An unfathomable decision by the Environment Agency is bringing a tidal wave of new housing on a floodplain in Wokingham, Berkshire a step closer to reality.

That’s unless a local residents’ association can stop it.

The EA claims to protect communities from the risk of flooding. Yet earlier this year it astounded residents of the Winnersh, Lower Earley and Woodley areas of Wokingham by passing a flood risk assessment for a proposed development of 400-600 new homes.

It has since agreed that the flood model meets its standards for river modelling. The next step is for the developer to send in amendments to its original 2006 planning application to Wokingham Council in four to six weeks.

The site at Hatch Farm Dairies includes an access road that directly crosses a floodplain. The area is well-known for floods caused by the River Loddon and Emm Brook.

“The site and surrounding areas are prone to flooding, which the condition of local sewers, both in terms of foul and surface water, compounds,” said Phial Mehring of the Loddon Valley Residents Association (LVRA). “We want the council to stop this proposed development.”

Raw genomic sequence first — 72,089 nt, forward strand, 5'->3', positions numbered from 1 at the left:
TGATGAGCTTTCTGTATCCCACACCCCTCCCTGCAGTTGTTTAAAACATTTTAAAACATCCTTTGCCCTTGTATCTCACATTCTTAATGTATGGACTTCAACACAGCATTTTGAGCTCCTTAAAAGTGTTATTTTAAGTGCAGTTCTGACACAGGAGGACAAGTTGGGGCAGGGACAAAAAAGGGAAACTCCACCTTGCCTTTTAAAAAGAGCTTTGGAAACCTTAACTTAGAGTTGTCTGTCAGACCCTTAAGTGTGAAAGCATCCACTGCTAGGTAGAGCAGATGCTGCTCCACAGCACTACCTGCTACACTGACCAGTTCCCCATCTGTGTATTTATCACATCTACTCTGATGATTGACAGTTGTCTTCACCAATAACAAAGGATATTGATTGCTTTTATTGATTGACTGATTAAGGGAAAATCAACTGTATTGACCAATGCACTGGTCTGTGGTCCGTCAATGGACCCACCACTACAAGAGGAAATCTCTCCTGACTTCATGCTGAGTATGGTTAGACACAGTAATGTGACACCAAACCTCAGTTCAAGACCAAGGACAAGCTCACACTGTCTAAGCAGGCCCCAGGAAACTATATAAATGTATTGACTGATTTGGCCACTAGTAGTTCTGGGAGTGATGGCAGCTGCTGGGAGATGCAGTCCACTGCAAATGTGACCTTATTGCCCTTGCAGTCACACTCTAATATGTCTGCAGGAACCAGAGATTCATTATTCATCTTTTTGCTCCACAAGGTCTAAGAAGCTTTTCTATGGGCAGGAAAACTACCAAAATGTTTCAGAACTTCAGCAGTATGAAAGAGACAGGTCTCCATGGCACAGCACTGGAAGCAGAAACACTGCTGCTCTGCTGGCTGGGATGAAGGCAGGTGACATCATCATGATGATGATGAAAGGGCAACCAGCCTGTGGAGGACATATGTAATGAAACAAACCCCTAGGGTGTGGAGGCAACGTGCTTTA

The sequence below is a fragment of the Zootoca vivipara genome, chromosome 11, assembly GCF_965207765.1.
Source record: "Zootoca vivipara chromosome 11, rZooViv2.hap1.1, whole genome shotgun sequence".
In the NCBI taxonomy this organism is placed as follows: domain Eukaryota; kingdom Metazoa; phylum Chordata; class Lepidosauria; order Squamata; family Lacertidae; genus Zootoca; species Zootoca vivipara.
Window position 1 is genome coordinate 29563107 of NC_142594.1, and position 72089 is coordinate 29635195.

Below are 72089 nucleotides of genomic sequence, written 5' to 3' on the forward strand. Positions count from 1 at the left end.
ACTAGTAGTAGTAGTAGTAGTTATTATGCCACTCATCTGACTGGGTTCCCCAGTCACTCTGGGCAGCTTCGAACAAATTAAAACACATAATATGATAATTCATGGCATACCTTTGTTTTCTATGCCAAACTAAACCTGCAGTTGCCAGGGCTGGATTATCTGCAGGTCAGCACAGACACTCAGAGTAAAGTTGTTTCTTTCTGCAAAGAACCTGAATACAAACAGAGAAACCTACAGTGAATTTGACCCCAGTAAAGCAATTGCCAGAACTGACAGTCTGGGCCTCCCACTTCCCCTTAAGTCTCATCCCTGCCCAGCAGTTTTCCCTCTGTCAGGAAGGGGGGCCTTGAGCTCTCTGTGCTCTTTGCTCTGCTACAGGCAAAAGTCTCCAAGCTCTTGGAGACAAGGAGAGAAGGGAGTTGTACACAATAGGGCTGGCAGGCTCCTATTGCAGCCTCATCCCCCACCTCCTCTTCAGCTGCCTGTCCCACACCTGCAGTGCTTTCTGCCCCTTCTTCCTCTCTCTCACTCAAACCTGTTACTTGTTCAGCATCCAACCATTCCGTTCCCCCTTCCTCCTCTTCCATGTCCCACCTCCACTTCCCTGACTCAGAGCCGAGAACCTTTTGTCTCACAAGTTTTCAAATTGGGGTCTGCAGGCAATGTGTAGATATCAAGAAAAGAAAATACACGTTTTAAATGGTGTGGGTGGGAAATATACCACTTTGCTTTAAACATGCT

Not only do floods regularly make the roads impassable around the Loddon roundabout but the rivers and blocked culverts also flooded 85-95 houses in Wokingham in 2007.

Last year the council got tougher on flood prevention after being forced to pay £500,000 to motorists when flooding damaged 100 vehicles. The Environment Agency’s Flood Watch wasn’t high enough to call for the closure of the Loddon Bridge Park and Ride where the cars were parked.

You can bet that today the car park closes every time there’s a Flood Watch issued. Money talks.

On 28 January members of the LVRA will be questioning the council’s Executive Committee about the proposal.

“The site was designated as being suitable before flooding became a major issue but the important change in circumstances should nullify this, enabling the council to protect constituents from the horror of flooding,” said Phiala.

Although the association is hopeful that a deluge of protest will stop the development, experience of similar residents-versus-government showdowns suggest it’ll be an uphill battle.

Still, isn’t the top of a hill the best place to be when it floods?

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